First of all, before I get to the meat of recent events, I'd like to complain. Over the last few months, I have gained weight! What's with that? People with cancer are supposed to get skinny. That's the silver lining. Instead, I'm just getting one big fat cloud.
Second of all, before I get to the meat of recent events, I was prompted to make a very grumpy comment on Facebook yesterday at 1:30 in the morning. I'm not naturally a grumpy person. Quite the opposite, but I was having middle-of-the-night catastrophic ruminations (Why would I do that?), and I made the mistake of looking at Facebook. One should never do that after bedtime, but certainly never when one is feeling, ahem, a bit out of sorts.
I was in a closed Facebook group about science and health. People had been posting all sorts of nonsensical quackery on it. I had routinely posted skeptical comments, but I hadn't gotten around to taking myself out. Then came the last straw. Some genius posted something about how evil oncologists have been hiding the fact that a spoon of baking soda a day can cure cancer because cancer is caused by acid pH in the body.
This is complete hogwash on its face. Your body is quite good at maintaining a precise pH of 7.41 using the lungs and kidneys. I guarantee you that if you ingest a spoonful of baking soda, the contents of your stomach will become more alkaline, but your blood pH will not budge appreciably. If you somehow succeed in making your blood alkaline to the extent that your body cannot compensate, you will die. On the plus side, your cancer will die too.
So, I told said genius that he was full of dukey (in a more polite way). He responded that, since I am a doctor, I must know the baking soda cure and will use it myself. I was enraged. I don't get angry, generally, but I'm feeling a bit delicate right now. I didn't engage further. I did what I should have done months ago and left the group. I then made a grumpy comment about such things on my regular feed.
Anyway, the point is, unless you are well-informed about real cancer treatment, it is not wise or kind to boldly proclaim poorly researched opinions or to give medical advice to cancer patients. We are passengers in a plummeting plane. We're looking for parachutes. Don't go around telling us about the flying carpet you saw rolled up in the bin over row 7. And it is particularly insulting to me since I am a doctor. You are implying that I am a fool or a conspirator. As a doctor and multiple cancer survivor, I'm really good at finding parachutes (if I may say so myself). If there's one on board this thing, I'll find it.
Meanwhile, knowingly or not, you are steering less-informed patients towards quacks who will remove their money but leave their tumors. Then, these poor passengers may fatally delay the search for a parachute, or. in the absence of one, waste time. That time would be better spent calling home (or watching the in-flight movie).
OK. Enough of the tirade. On to the main course. It's a big one.
K and I (particularly K) have been buzzing like freaked out bees reading scientific articles and calling doctors in Boston and New York. First of all, we succeeded in getting my PET scan* moved from Sept. 12 to Sept. 8 (tomorrow). Then, we got them to move my appointment with renowned oncologist Dr. Famous Squamous** from September 13 to tomorrow afternoon. That way, I will not have to stew all weekend wondering about my prognosis and next steps.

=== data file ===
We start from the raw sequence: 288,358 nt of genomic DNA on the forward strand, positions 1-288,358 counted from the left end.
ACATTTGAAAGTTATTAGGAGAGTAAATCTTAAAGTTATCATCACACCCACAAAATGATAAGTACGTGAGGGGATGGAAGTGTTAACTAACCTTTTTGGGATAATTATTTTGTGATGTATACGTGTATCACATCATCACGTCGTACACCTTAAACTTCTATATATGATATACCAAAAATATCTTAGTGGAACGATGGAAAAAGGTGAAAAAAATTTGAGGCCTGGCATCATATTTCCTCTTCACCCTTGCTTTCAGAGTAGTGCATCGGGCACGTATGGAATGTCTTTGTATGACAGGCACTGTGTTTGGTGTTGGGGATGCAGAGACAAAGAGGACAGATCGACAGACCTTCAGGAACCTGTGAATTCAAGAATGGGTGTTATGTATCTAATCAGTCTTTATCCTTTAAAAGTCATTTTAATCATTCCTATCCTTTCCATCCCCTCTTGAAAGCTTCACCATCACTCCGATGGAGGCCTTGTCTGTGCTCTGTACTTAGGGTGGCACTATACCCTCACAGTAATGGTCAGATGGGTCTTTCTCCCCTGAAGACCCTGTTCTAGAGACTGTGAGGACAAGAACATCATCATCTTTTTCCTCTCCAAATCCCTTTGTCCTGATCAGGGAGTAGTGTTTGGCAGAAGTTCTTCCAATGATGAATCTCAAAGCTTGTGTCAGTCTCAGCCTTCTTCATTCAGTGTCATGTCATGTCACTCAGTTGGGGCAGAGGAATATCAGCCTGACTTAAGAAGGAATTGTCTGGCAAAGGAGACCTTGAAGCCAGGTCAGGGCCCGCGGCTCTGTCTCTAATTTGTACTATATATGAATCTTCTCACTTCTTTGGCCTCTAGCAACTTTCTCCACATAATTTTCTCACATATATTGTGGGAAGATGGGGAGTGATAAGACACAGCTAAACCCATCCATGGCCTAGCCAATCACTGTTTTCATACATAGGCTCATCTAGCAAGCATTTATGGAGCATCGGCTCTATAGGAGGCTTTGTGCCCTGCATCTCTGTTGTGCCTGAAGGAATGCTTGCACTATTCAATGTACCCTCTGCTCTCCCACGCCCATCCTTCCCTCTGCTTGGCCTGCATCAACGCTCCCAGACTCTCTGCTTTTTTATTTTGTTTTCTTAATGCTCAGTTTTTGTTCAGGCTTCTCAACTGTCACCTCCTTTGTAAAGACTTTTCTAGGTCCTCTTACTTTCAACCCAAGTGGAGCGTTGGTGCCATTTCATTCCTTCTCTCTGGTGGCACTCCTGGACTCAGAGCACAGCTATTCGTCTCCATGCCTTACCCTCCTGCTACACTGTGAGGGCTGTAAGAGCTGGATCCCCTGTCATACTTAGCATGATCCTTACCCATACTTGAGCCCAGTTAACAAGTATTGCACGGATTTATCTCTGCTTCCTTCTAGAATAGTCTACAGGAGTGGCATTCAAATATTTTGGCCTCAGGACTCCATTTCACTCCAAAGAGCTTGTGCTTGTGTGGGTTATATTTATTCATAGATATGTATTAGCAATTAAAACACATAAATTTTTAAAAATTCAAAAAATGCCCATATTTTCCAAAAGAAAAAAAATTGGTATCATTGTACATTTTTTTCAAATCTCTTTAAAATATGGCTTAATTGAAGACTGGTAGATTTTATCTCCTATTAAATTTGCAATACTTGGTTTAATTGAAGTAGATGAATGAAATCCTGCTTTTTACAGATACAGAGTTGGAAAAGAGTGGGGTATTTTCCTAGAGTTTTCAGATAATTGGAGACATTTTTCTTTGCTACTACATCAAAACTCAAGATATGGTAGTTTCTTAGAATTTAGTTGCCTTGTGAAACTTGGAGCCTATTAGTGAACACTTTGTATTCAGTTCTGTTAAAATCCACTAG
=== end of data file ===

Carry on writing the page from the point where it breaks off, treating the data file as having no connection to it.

Meanwhile, we have contacted members of my 2005 Dream Team in New York, neurosurgeon Mister Rogers, otolaryngologist The Coach, and reconstructive surgeon The Fixer. Unfortunately, they have broken up. The Coach as moved to Lummox Hill Hospital while the others remain at F'in Famous Cancer Hospital. I have an appointment with The Coach on September 28, and Mister Rogers got me an appointment with a hyperspecialty surgeon at his hospital on September 15.
Tumoriffic fans with good memories will note that Dr. Otto La Ringologo here in Boston did not think my tumor was operable without a high risk of disastrous complications. He may well be right, but K and I are stubborn. We are going to consult a few other luminaries before we give up on that option. It is just possible that surgery could, maybe, if I'm ridiculously lucky, rid me of this unappetizing cruciferous morsel.
Meanwhile, in solidarity with my plight, Katie the Cat, hearing the word "cauliflower," vomited on the bedroom floor. Ginny the Dog then expressed her solidarity by gobbling it up.
Be well, my friends and family. Another exciting meal of mixed metaphors awaits tomorrow night.
* Despite the name, a PET scan does not involve being scrutinized by domesticated animals. The principle of the thing is that tumors consume sugar faster than nearly anything else in the body. So, I'm not eating anything before the PET scan tomorrow. That way, my whole body will be starved for sugar, especially my tumor. I will then have a delicious breakfast drink of radioactive sugar. My hungry little tumor will greedily suck it all up. I will then be rolled into a machine that will be able to detect the radioactive sugar, showing my doctors the shape of the tumor and whether it has spread to other parts of my body or my brain. If I'm lucky, this little last bit of radiation on top of the thorough cooking I have already have will finally allow me to tap into the hidden strength that all humans have. Then, don't make me angry.
** Dr. Famous Squamous is one of the leading authorities on head and neck squamous cell carcinomas like mine. It is rumored that they were named after him.
Me, in a grumpy mood.